This morning the US Supreme Court decided – on a 5-4 vote – that pharmaceutical sales representatives are “outside salesmen” and therefore exempt from overtime under the Fair Labor Standards Act. The Court also unanimously held that the Department of Labor’s recently-announced contrary interpretation was entitled to exactly zero deference.
Christopher v. SmithKline Beacham (US Supreme Ct 06/18/2012)
Christopher, a pharmaceutical sales representative, sued the employer for violation of the Fair Labor Standards Act (FLSA) alleging failure to pay overtime. The trial court granted the employer’s motion for summary judgment and denied Christopher’s motion to amend the judgment based on the trial court’s failure to consider an amicus brief filed by the Secretary of the Department of Labor (DOL). The 9th Circuit affirmed. The US Supreme Court affirmed (5-4).
The job of a pharmaceutical sales representative is to try to persuade physicians to write prescriptions for products in appropriate cases. For over 70 years DOL acquiesced in an interpretation that they were “outside salesmen” who are exempt from FLSA overtime requirements. In amicus briefs filed in Circuit courts DOL took the position that a “sale” requires a “consummated transaction.” In Supreme Court briefing DOL’s position was that there is no “sale” unless the employee “actually transfers title.”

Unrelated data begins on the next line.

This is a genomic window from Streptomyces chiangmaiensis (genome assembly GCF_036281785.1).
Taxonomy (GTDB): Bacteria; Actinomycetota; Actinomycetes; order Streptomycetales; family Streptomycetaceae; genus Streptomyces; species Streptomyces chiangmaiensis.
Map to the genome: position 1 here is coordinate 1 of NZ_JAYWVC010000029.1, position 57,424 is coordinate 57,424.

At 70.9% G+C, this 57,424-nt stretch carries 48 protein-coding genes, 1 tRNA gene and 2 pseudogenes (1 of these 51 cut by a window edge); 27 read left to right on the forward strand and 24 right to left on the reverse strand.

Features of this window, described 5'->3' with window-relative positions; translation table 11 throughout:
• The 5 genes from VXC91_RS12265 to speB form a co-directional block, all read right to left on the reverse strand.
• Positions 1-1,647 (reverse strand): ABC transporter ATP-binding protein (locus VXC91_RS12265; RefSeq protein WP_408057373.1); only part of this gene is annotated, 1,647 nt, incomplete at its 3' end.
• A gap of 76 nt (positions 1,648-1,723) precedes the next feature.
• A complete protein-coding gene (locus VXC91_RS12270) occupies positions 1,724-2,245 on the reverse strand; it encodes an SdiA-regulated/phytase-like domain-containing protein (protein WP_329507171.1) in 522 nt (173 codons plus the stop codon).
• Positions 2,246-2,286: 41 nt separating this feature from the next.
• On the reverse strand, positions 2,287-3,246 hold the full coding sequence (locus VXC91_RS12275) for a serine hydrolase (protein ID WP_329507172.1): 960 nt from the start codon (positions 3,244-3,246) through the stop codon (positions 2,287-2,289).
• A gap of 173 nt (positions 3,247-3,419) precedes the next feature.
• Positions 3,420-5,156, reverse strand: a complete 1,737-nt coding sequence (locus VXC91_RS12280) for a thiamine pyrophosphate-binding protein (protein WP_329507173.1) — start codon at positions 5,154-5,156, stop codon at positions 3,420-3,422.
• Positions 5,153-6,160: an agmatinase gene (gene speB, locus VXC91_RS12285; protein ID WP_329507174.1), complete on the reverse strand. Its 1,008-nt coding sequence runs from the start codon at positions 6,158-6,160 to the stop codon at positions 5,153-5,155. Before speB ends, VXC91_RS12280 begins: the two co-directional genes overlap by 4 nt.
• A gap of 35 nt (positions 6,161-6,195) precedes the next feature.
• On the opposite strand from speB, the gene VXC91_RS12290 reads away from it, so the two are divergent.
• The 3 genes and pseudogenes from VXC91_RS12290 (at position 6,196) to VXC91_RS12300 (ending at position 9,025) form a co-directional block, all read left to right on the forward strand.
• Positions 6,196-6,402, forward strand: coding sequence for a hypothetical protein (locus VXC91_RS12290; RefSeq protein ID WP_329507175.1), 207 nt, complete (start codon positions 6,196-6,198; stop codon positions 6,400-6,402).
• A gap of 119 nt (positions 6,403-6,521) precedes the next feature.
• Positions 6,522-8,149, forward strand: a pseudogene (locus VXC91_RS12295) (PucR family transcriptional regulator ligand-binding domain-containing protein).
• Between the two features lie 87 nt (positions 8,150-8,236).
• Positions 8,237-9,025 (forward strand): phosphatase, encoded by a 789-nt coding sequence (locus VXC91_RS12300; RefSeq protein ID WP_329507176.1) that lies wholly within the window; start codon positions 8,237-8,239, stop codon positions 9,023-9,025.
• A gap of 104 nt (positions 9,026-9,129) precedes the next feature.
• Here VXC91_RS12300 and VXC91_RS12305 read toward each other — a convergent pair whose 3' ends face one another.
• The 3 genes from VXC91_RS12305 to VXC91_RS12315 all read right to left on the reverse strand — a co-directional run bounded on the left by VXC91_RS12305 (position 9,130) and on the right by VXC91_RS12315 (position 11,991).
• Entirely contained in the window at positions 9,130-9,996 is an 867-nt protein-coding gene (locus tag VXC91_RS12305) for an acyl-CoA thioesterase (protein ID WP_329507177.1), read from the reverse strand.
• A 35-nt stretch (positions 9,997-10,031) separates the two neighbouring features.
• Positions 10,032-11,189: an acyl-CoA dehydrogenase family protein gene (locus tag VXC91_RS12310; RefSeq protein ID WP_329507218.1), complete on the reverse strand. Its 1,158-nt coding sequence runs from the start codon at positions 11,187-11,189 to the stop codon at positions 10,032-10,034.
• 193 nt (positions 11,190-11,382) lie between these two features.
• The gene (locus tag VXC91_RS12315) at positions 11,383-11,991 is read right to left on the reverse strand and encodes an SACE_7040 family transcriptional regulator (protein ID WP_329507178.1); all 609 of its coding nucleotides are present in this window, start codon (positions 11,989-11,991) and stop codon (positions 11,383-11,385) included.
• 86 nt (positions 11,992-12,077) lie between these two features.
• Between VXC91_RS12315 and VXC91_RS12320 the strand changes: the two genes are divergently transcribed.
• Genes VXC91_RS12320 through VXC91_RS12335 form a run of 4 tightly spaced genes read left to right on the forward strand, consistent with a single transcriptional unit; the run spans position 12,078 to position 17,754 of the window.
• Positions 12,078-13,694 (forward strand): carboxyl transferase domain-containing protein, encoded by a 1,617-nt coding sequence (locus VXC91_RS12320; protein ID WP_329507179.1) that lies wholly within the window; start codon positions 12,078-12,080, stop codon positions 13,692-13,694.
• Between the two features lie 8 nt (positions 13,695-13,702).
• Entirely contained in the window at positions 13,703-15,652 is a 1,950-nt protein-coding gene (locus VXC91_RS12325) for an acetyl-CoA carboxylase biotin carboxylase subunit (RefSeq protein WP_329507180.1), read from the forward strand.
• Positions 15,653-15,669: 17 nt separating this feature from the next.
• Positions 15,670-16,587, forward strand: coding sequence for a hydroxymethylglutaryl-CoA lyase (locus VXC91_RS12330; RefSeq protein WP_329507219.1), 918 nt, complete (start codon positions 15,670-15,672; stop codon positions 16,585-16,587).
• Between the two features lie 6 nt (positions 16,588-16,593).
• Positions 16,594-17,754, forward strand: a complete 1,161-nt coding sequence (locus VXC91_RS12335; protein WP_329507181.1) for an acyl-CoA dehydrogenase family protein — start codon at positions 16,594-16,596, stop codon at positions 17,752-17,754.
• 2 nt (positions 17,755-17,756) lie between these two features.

The Court said that the DOL’s new interpretation is entitled to no deference at all because it would impose massive liability for conduct that occurred before the interpretation was announced, there had been no enforcement actions suggesting the industry was acting unlawfully, DOL gave no opportunity for public comment, and the interpretation is “flatly inconsistent” with the FLSA.
The FLSA definition of “sale” includes consignments, which do not involve a transfer of title. Although DOL regulations say that sales include the transfer of title, that does not mean a sale must include a transfer of title. The regulations also use the phrase “other disposition” which – in this unique regulatory environment – includes the work of pharmaceutical sales representatives. The representatives also bear all the exterior indicia of salesmen (average salaries exceeding $70,000, work that is difficult to standardize to a particular time frame, etc.)
The DISSENT reasoned that sales of drugs are made by pharmacists, not pharmaceutical sales representatives. The pharmaceutical sales representative neither make sales nor promote “their own sales.” (The dissent agreed that the DOL’s current views expressed in briefs are not entitled to any weight.)